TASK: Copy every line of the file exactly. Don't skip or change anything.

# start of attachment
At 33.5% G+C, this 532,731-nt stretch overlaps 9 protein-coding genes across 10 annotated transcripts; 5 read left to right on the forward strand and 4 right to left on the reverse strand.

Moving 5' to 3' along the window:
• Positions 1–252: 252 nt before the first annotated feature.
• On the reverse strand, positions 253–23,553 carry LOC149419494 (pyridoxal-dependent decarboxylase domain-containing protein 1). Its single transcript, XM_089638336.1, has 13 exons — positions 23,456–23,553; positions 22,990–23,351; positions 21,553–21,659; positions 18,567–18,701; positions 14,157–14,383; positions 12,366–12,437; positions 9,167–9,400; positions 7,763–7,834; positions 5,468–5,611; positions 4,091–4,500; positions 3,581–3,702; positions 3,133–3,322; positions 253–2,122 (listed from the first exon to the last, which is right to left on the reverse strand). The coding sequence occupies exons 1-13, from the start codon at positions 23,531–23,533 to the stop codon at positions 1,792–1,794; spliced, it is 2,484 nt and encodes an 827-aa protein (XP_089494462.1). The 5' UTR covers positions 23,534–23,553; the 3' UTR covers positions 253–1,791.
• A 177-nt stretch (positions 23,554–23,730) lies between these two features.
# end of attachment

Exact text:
At 33.5% G+C, this 532,731-nt stretch overlaps 9 protein-coding genes across 10 annotated transcripts; 5 read left to right on the forward strand and 4 right to left on the reverse strand.

Moving 5' to 3' along the window:
• Positions 1–252: 252 nt before the first annotated feature.
• On the reverse strand, positions 253–23,553 carry LOC149419494 (pyridoxal-dependent decarboxylase domain-containing protein 1). Its single transcript, XM_089638336.1, has 13 exons — positions 23,456–23,553; positions 22,990–23,351; positions 21,553–21,659; positions 18,567–18,701; positions 14,157–14,383; positions 12,366–12,437; positions 9,167–9,400; positions 7,763–7,834; positions 5,468–5,611; positions 4,091–4,500; positions 3,581–3,702; positions 3,133–3,322; positions 253–2,122 (listed from the first exon to the last, which is right to left on the reverse strand). The coding sequence occupies exons 1-13, from the start codon at positions 23,531–23,533 to the stop codon at positions 1,792–1,794; spliced, it is 2,484 nt and encodes an 827-aa protein (XP_089494462.1). The 5' UTR covers positions 23,534–23,553; the 3' UTR covers positions 253–1,791.
• A 177-nt stretch (positions 23,554–23,730) lies between these two features.